want to smoke, let them smoke a
pipe as I do. A pipe Is decent.
Cigarettes are very harmful. I
wouldn't be caught smoking one."
All right, grandma, but O dear!
When Judge Peter D'Arcy died
it was like nnto the breaking of
a silver cord which bound the
present to the past. He was of a
day that is gone, yet to the very
end of his life- his spirit har
monized with the present active,
virile, unafraid an outstanding
D. H. T. Why is It that
(a certain .movie actor) 'is
so popular with the publlcf I con-
Daily Health Talks
Bj ROYAL S. COPELAND, M. D.
By ROYAL 3. COPELAND, M. D.
United States senator from New Tork
Former CominUtioner of Health, ,
New Tork City i
IF YOU ever had sciatica yon will
agree with me It is a painful afflic
tion and one to so dreaded. Wt hats
all pain but this seems to be par
man talked with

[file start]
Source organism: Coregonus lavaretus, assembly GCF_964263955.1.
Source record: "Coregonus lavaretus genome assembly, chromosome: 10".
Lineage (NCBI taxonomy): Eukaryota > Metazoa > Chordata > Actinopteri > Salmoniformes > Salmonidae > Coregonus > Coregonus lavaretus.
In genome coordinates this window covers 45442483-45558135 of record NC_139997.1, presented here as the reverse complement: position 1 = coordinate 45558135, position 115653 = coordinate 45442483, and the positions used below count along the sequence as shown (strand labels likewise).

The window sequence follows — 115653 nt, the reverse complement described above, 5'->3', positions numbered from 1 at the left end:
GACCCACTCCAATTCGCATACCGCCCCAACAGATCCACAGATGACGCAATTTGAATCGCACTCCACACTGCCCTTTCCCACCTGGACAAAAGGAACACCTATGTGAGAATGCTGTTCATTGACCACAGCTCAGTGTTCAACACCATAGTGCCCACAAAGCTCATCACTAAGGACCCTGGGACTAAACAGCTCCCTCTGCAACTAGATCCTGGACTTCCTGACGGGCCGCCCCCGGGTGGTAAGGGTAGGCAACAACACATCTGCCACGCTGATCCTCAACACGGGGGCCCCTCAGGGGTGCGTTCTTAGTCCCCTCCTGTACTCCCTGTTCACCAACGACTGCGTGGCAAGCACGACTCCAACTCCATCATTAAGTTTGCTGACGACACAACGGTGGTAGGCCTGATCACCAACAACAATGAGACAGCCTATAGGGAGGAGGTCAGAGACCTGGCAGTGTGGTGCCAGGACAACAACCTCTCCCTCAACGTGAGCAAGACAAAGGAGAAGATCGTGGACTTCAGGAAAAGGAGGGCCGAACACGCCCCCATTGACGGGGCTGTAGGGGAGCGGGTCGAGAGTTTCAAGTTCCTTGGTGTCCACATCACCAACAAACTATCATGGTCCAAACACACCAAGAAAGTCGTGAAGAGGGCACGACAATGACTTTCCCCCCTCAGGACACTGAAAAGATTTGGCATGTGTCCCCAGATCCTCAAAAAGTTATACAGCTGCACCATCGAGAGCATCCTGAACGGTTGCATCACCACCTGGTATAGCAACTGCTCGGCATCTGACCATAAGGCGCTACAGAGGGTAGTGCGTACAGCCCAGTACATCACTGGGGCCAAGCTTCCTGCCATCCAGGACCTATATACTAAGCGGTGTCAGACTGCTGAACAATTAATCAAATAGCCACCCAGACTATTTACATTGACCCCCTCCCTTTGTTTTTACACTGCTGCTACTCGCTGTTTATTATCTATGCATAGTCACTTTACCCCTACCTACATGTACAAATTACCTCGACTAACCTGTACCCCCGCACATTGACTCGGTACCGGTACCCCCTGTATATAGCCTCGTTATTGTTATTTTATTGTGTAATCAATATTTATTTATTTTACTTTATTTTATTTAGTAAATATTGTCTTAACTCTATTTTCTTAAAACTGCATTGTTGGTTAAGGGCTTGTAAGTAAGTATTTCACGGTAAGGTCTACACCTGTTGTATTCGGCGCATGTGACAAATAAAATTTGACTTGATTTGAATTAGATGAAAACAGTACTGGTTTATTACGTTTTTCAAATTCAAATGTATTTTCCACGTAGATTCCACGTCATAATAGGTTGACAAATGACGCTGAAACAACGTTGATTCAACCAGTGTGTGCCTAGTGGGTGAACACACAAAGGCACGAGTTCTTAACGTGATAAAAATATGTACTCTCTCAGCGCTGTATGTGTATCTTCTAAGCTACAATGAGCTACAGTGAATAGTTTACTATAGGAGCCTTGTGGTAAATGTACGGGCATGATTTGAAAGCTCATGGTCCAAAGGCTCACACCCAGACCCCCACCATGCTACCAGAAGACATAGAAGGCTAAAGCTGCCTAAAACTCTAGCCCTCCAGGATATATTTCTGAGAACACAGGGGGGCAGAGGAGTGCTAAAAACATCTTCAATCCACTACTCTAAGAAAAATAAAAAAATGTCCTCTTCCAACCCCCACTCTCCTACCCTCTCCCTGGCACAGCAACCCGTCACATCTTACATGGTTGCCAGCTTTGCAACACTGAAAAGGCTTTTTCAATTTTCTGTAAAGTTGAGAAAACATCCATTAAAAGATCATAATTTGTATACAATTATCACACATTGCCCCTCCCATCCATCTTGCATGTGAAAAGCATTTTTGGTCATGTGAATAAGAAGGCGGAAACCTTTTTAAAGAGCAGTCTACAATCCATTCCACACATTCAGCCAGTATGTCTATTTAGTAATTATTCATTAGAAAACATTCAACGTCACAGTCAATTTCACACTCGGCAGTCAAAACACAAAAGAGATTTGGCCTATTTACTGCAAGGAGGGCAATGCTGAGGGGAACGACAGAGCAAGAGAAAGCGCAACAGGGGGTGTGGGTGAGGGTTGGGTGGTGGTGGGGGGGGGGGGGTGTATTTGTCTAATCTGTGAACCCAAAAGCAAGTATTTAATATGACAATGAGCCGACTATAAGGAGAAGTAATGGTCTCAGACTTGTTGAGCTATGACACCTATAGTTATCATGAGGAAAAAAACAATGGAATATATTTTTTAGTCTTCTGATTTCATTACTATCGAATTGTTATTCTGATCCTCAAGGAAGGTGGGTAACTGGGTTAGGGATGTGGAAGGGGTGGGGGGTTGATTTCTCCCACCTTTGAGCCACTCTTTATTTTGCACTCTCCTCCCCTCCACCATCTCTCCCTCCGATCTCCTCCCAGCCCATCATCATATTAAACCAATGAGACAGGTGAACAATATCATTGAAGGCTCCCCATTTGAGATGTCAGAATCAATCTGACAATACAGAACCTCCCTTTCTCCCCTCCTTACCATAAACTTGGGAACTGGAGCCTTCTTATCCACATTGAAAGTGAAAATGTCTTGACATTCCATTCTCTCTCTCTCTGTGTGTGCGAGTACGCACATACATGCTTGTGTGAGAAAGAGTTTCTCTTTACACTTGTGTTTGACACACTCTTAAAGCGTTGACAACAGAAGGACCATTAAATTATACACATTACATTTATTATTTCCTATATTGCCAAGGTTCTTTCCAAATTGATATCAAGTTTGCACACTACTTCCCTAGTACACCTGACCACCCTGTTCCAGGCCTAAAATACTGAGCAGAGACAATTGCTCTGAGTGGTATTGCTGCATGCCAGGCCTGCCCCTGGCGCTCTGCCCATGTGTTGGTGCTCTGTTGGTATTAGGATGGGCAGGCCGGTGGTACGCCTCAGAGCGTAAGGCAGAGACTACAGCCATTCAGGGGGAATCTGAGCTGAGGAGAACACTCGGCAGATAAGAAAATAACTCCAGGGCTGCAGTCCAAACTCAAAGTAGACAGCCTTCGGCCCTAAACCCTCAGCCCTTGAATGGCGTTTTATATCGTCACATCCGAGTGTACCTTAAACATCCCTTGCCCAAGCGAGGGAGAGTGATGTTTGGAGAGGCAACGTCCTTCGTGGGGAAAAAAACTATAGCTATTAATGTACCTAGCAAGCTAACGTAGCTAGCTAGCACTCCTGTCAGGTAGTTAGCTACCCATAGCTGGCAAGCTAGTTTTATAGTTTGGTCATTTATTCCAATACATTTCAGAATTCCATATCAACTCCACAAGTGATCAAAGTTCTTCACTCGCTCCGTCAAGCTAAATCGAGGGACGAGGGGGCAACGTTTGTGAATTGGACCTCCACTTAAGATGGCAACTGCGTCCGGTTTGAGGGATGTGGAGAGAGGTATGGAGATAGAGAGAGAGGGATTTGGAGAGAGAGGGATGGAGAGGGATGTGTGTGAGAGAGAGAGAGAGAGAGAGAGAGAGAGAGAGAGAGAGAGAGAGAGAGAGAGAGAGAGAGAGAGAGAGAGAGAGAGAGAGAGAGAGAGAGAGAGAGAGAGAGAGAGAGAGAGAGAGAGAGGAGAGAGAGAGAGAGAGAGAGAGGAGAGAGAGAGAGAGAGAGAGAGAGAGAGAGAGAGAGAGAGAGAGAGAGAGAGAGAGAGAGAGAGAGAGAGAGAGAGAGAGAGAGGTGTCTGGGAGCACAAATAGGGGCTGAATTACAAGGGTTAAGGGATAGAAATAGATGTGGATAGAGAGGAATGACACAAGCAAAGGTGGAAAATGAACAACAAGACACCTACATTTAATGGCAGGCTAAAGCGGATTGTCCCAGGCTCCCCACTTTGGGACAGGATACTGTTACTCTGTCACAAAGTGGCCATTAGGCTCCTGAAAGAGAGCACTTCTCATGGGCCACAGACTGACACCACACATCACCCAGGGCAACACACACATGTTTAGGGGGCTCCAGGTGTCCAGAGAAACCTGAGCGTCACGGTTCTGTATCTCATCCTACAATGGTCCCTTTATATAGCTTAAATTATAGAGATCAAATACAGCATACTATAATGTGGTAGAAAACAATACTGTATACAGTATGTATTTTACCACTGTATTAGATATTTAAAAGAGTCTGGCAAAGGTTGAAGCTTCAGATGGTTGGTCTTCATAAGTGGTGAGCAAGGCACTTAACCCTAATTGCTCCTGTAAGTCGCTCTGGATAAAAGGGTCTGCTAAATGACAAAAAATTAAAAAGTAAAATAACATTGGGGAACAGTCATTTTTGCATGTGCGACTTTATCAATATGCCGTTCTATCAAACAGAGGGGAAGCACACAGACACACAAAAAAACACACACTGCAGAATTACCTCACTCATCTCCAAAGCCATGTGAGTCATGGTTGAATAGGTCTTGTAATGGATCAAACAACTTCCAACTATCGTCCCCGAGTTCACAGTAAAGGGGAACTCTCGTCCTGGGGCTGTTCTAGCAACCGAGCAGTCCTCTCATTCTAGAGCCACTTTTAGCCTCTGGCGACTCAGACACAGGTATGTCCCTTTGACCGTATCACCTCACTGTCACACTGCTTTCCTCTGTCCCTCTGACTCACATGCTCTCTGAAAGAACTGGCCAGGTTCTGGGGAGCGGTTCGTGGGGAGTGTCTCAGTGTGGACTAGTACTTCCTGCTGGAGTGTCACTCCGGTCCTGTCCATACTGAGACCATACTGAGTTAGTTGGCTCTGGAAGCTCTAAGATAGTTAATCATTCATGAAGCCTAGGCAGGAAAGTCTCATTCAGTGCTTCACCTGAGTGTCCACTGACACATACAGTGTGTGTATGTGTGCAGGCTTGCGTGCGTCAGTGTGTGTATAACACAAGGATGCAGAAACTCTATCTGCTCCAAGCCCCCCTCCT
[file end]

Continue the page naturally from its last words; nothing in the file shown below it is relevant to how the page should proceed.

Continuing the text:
me about nls
sciatica. In his
eagerness tor a
nutck euro he
had resorted to
II the well
but had obtained
Uttle relief. His
pain was Intense
and he was des-
yeiake tor a civm
- The victim of
realize that this
ailment may be
doe to one of many mines.' Ia order
to obtain a cure It U necessary first
to undergo a complete physical ex.
animation. The man X mentioned
had tailed to do this. Instead ho had
resorted Immediately to patent medi
cines, homo remedies and "cures"
recommended by everyone but a doe-
tor who had found the real cause.
' A Localized Infection
This disease Is an Inflammation of
the sdaUo nerve which la the larg
est nerve in the body. It runs down
the back of the tnish and Is em
bedded between the deep muscles - of
the thighi At the knee Joint It di
vides Into two branches which sup